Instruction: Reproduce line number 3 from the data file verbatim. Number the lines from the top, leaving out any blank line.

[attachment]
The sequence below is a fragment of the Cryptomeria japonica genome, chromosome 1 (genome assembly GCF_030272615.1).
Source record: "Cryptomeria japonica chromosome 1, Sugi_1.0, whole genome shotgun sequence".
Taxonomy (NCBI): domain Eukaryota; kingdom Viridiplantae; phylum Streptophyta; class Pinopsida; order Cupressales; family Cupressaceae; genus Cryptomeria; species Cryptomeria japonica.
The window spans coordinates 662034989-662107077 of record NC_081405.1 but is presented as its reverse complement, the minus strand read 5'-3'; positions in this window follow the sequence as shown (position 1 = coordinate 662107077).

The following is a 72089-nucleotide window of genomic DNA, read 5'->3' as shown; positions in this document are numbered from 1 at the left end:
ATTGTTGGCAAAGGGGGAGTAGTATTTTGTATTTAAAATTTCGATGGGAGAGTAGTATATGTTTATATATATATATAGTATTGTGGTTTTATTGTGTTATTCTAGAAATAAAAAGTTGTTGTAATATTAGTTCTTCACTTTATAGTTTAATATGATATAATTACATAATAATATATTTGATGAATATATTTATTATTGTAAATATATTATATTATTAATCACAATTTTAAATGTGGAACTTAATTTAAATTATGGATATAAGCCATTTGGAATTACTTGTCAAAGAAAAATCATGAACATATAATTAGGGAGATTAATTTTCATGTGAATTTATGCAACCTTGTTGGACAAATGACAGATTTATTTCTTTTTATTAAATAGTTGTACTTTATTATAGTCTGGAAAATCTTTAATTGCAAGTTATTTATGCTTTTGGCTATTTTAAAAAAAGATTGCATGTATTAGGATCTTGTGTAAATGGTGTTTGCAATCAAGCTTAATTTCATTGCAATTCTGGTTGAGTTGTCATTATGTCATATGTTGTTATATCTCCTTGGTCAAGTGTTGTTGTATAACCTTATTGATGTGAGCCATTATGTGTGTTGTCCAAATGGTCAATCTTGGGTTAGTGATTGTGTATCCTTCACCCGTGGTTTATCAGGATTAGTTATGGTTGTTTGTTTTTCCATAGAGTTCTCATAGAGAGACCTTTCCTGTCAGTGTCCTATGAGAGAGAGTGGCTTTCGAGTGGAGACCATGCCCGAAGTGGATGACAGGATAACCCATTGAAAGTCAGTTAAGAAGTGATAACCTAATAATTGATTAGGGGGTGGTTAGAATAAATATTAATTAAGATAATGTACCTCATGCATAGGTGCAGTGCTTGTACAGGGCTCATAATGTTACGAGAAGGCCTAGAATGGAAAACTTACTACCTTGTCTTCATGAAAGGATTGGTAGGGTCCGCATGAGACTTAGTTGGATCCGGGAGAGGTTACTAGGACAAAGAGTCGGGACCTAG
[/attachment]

Taxonomy (NCBI): domain Eukaryota; kingdom Viridiplantae; phylum Streptophyta; class Pinopsida; order Cupressales; family Cupressaceae; genus Cryptomeria; species Cryptomeria japonica.